On Tuesday 13 October the Man Booker Prize for 2015 was announced.
This years winner was 44-year-old Marlon James from Jamaica (now living in Minneapolis, USA). He is the first writer from Jamaica to win the prize in its 47 year history.
His book A Brief History of Seven Killings is a fictional history, an imagined biography of the singer Bob Marley, and the events surrounding an attempted assassination in 1976. Crediting Charles Dickens as one of his former influences, here in his 686 page epic, James pulls together a band of characters:
from witnesses and FBI and CIA agents to killers, ghosts, beauty queens and Keith Richards’ drug dealer – to create a rich, polyphonic study of violence, politics and the musical legacy of Kingston of the 1970s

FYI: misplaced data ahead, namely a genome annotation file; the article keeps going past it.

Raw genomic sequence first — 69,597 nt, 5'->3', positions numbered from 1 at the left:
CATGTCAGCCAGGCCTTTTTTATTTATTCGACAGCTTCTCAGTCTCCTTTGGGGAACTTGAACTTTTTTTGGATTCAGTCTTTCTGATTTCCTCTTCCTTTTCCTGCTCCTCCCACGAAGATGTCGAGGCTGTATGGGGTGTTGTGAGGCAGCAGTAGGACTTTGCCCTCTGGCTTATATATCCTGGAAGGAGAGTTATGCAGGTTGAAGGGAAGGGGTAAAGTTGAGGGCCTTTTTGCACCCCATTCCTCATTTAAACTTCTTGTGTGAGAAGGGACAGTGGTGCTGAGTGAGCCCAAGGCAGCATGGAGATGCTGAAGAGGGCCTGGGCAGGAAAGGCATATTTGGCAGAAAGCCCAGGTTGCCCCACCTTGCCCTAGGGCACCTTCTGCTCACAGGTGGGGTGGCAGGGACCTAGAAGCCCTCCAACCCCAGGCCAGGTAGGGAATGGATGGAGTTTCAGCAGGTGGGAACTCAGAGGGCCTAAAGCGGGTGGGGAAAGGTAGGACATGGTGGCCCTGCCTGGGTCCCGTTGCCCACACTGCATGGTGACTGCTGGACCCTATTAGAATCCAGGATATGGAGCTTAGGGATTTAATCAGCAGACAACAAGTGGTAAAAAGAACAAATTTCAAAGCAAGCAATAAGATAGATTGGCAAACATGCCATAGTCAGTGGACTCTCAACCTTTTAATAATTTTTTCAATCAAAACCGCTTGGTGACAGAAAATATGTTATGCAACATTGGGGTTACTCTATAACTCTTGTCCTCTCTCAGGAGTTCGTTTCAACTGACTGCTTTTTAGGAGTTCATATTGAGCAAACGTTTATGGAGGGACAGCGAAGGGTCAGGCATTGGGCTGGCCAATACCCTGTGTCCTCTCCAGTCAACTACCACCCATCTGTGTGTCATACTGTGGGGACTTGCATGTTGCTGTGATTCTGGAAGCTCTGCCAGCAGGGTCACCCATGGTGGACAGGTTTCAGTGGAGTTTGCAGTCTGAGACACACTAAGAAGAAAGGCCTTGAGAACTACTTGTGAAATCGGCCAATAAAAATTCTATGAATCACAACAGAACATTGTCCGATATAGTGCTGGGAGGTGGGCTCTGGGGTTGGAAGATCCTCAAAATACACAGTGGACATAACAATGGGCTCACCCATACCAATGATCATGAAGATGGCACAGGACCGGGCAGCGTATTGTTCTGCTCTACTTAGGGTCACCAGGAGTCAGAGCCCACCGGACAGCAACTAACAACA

Michael Wood, Chair of the judges, commented:
‘This book is startling in its range of voices and registers, running from the patois of the street posse to The Book of Revelation. It is a representation of political times and places, from the CIA intervention in Jamaica to the early years of crack gangs in New York and Miami.
‘It is a crime novel that moves beyond the world of crime and takes us deep into a recent history we know far too little about. It moves at a terrific pace and will come to be seen as a classic of our times.’
It sounds like a riveting pageturner, with its cast of over 75 characters and voices. I haven’t read the book, but I’ve requested my local library buy it. Here is what a few reviewers have had to say:
Eileen Battersby, The Irish Times – Booker winner Marlon James tops Tarantino for body count
Reading Marlon’s prose is akin to injecting liquid fire into your brain.
Kei Miller, The Guardian – bloody conflicts in 70s Jamaica
tendency to inhabit the dark and gory places, and to shine a light on them
Michiko Kakutani, The New York Times – Jamaica via a Sea of Voices
raw, dense, violent, scalding, darkly comic, exhilarating and exhausting
Have you read it yet? Or planning to?